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A weekly review: PSX shed 212 points; rupee edges down
A sign of the Pakistan Stock Exchange is seen on its building in Karachi, Pakistan January 11, 2016. REUTERS/Akhtar Soomro/File Photo

A weekly review: PSX shed 212 points; rupee edges down

KARACHI: The Pakistan Stock Exchange (PSX) remained lacklustre in the outgoing week as investor participation was comparatively low amid lack of market moving triggers and investors in a state of uncertainty following the formal announcement of the Financial Action Task Force to keep Pakistan in the grey list till Feb 2020. The benchmark KSE-100 index lost 212 points, or 0.6 percent and settled at 33,657 points.

During this period, foreign investors bought shares worth $2775,000. On Monday, the PSX lost massive 785 points, but recovered later.

According to stock market analysts, simmering Pak-India tensions and the current uncertain political situation in the country, and FATF’s warning to Pakistan to fully comply with its recommendations for curbing terror financing and money laundering – all contributed to the bearish trend in the market.

The Paris-based watchdog mentioned that Pakistan had largely complied with some of the 40 action items but expressed serious concerns with the overall lack of progress. It cautioned the country to swiftly complete its full action plan by February 2020 to stave off the blacklist.

Earlier, economists were of the view that since the passage of the financial budget for the fiscal year 2019-20, the stringent policies would reflect themselves in what they termed “the downfall of the stock market.”

The Pakistani rupee in the outgoing week lost two paisa in the interbank and closed at Rs155.88 against the U.S. dollar on Friday.

Likewise, in the open market, it lost its value by 10 paisa and closed at Rs156 against the greenback with slight fluctuation in the whole week.

On Sunday, the World Bank forecasted Pakistan’s economic growth to slow down for the next two years as it faces yet another macroeconomic crisis due to massive twin deficits and low foreign reserves.

Despite significant devaluation, the WB still sees the rupee overvalued by the end of September by approximately 4.8%.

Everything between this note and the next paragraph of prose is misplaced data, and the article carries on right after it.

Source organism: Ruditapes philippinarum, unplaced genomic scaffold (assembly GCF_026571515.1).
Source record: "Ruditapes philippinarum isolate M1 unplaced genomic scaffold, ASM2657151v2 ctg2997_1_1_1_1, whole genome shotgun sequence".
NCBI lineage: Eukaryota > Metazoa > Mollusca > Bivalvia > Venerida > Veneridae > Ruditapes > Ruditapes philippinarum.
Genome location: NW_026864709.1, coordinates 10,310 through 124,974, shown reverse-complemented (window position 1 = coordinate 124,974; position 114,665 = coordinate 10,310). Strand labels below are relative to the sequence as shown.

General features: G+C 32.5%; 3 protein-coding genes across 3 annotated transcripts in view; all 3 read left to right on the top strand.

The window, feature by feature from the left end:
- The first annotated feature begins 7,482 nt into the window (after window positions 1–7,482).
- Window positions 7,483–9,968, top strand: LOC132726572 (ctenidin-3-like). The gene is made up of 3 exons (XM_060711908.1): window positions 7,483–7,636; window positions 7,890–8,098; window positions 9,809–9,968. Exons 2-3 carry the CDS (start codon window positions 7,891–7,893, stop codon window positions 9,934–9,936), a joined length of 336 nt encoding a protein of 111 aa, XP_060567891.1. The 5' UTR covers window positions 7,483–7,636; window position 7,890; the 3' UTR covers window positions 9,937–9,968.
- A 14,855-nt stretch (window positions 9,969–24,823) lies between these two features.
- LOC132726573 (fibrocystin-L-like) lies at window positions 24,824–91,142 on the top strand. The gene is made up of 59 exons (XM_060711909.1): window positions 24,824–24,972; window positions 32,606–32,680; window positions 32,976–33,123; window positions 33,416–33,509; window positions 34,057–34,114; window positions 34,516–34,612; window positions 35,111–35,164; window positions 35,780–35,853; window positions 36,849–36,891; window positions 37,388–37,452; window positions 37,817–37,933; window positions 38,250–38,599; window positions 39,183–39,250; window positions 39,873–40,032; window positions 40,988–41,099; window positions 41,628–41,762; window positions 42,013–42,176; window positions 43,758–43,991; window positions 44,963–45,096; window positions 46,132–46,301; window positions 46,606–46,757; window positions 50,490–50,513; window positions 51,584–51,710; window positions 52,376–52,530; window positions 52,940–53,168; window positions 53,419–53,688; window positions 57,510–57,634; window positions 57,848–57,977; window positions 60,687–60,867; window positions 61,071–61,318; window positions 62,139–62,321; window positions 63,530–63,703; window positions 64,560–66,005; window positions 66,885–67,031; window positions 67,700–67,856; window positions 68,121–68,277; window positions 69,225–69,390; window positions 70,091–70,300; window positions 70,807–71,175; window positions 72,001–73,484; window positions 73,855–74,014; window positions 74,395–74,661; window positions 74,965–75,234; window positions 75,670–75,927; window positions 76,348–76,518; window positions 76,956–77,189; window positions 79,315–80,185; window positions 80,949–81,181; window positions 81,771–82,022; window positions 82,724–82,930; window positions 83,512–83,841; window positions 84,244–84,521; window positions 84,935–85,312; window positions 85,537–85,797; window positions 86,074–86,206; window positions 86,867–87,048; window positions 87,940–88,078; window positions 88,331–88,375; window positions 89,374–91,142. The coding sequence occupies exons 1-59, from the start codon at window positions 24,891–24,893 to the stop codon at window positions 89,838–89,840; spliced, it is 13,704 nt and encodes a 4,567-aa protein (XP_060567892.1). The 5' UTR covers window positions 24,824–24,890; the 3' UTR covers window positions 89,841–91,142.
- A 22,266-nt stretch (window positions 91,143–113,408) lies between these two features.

In the last two months, the local currency was observed to significantly recover against the greenback in both interbank and open markets.

Earlier, analysts had expressed fear that the intense ongoing trade war between the United States and China would result in fluctuation of the U.S. dollar in the local market, and the value of the Pakistani rupee would stabilise depending on the measures taken by the government with appropriate economic policies.

Currency traders were of the view that the increasing inflows of remittance have supported the local rupee in the market.

Previously, the rupee was observed to cumulatively depreciate against the greenback, which in turn, had resulted in increased prices of goods and hardships for the general public.

The SBP has let the rupee depreciate significantly in the inter-bank market after finalising an agreement with the International Monetary Fund (IMF) for a loan programme on May 12.

The IMF asked Pakistan to end state control of the rupee and let the currency move freely to find its equilibrium against the US dollar.

On the other hand, the World Bank Group has also supported the idea of leaving the rupee free from state control in an attempt to give much-needed boost to exports and fix a faltering economy.

After the International Monetary Fund (IMF) lent the first tranche of $991.4 million to Pakistan, the local currency had depreciated massively.

The stringent conditions – on which the global moneylender has formally approved the bailout package of $6 billion for Pakistan – seemed to have exerted more pressure on the local currency.

The gradual drop in the rupee had come due to high demand for the dollar against thin supply as the country continued to make aggressive international payments to partially pay off huge foreign debt and for imports.

Economists were of the view that effective measures must be implemented on the priority basis to recover the state from the balance of payment deficit.

Besides increased demand of the greenback in the local market, they had termed ‘balance of payments deficit’ as the main reason in the recent hike in the value of the US dollar.

Moreover, they had considered that state’s exports and investment were required to grow significantly, and the imports must be reduced to remove pressure on the local currency.

According to experts, the government must ensure implementations on economic policies after the deal with the IMF.